Herbert von Karajan first conducted Brahms’s German Requiem in Aachen in 1936, having originally studied the work as a young boy with his harmony teacher, Salzburg Cathedral organist Franz Sauer. In 1937, the great German baritone Hans Hotter sang the Requiem with Karajan and the Aachen choir and orchestra in Brussels. Karajan was something of a firebrand at the time, yet Hotter recalled: “The thing I remember was the absolute control he had over his emotional behaviour. He was only 29 yet he conducted one of the most moving performances I have come across in my whole life.”
After the Second World War, Karajan worked more or less exclusively with the Wiener Singverein, the choir of which Brahms himself had been concert director in 1872–75. It was a relationship which had been cemented with a recording of the German Requiem made in Vienna in 1947, the first complete set to be made for the gramophone and one which remains unique, not least because of the feeling it preserves of a true requiem: a cry de profundis from a desolate people in a desolated city.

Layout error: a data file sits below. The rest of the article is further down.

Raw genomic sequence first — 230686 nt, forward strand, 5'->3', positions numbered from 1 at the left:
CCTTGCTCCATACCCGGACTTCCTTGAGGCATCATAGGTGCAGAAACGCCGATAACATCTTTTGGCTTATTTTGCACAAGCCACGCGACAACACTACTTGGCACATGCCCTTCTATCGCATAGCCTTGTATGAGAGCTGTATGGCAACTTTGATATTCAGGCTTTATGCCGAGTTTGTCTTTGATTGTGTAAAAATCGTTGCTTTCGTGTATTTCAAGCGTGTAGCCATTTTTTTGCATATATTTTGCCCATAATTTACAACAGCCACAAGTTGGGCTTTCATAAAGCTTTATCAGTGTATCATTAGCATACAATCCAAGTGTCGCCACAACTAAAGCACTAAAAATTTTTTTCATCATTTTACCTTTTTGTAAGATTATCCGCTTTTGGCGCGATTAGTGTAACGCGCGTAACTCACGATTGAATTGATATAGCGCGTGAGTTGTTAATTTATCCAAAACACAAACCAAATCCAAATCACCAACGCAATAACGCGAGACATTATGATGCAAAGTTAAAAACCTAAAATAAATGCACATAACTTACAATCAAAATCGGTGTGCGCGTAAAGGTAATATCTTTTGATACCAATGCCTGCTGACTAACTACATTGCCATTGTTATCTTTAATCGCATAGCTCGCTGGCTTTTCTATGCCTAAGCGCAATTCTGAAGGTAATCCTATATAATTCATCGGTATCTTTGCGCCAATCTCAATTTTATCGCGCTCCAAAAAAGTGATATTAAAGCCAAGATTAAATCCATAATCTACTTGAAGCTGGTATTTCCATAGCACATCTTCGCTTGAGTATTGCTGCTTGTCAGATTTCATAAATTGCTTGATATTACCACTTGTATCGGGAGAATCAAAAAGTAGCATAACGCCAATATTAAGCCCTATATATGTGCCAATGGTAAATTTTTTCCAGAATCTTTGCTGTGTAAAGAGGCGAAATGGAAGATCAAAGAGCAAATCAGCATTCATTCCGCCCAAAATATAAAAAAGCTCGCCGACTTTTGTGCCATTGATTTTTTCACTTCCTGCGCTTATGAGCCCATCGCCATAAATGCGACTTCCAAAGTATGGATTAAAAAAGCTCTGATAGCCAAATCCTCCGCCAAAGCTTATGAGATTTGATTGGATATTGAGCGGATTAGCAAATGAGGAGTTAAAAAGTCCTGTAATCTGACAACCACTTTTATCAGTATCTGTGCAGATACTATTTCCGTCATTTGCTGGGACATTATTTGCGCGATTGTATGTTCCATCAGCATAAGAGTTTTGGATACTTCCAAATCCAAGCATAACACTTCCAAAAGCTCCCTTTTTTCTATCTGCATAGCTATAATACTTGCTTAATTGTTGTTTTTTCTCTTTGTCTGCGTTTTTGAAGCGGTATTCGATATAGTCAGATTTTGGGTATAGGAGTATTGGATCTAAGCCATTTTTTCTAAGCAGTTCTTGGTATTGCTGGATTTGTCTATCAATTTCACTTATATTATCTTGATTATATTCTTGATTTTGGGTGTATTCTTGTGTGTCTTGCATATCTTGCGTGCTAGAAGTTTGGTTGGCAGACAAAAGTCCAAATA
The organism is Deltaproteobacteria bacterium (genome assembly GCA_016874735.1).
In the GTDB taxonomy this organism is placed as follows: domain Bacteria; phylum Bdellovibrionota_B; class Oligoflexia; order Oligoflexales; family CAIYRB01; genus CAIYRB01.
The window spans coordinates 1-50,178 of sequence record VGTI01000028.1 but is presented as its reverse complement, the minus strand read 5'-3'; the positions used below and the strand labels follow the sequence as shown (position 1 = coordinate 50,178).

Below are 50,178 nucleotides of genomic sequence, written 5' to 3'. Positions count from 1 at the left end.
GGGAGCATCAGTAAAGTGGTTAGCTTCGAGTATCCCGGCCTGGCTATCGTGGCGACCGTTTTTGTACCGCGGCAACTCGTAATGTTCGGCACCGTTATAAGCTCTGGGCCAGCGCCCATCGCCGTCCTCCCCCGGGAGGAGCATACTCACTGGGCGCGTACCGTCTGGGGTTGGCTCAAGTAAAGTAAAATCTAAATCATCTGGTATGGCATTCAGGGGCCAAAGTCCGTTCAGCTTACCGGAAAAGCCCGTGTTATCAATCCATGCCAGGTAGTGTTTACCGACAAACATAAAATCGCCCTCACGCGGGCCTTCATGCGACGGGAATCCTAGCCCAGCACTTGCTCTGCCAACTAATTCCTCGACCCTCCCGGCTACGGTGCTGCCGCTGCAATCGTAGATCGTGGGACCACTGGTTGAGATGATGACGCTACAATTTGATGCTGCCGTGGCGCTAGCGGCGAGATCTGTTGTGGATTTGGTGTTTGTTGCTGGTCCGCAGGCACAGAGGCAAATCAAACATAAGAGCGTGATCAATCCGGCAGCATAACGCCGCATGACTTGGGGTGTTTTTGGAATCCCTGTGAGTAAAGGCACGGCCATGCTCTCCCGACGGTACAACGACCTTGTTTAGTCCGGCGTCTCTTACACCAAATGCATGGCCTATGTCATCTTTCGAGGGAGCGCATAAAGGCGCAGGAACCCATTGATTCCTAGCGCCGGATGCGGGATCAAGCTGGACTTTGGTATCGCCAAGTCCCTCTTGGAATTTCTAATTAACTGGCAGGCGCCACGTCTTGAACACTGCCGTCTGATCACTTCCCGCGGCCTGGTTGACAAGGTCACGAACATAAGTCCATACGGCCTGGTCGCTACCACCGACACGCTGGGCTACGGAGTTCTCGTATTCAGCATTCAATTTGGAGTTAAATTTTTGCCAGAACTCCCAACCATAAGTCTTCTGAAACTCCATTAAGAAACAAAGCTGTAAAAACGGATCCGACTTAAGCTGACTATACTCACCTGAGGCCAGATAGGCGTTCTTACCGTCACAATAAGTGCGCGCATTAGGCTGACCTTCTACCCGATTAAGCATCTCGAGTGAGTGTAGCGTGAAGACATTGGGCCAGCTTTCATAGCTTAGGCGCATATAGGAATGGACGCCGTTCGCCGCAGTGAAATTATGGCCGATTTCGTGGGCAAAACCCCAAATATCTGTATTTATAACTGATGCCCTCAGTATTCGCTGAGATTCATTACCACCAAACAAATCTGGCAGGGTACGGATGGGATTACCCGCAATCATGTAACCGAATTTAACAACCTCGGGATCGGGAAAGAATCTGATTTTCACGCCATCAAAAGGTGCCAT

Begun shortly after the death of Brahms’ mother in 1865, the German Requiem was originally in six movements. Brahms later added a seventh, the exquisite soprano aria “Ihr habt nun Traurigkeit”. As Elisabeth Schwarzkopf the soloist on Karajan’s 1947 Vienna recording explained, it is an exceptionally difficult aria to sing, “the vocal line is so high, the emotion so deep”. When Karajan re-recorded the work for Deutsche Grammophon with the Wiener Singverein and the Berliner Philharmoniker in Vienna in May 1964, the 26-year-old Gundula Janowitz was his chosen soloist, as she would remain until this, her last performance with him, at the 1978 Salzburg Easter Festival.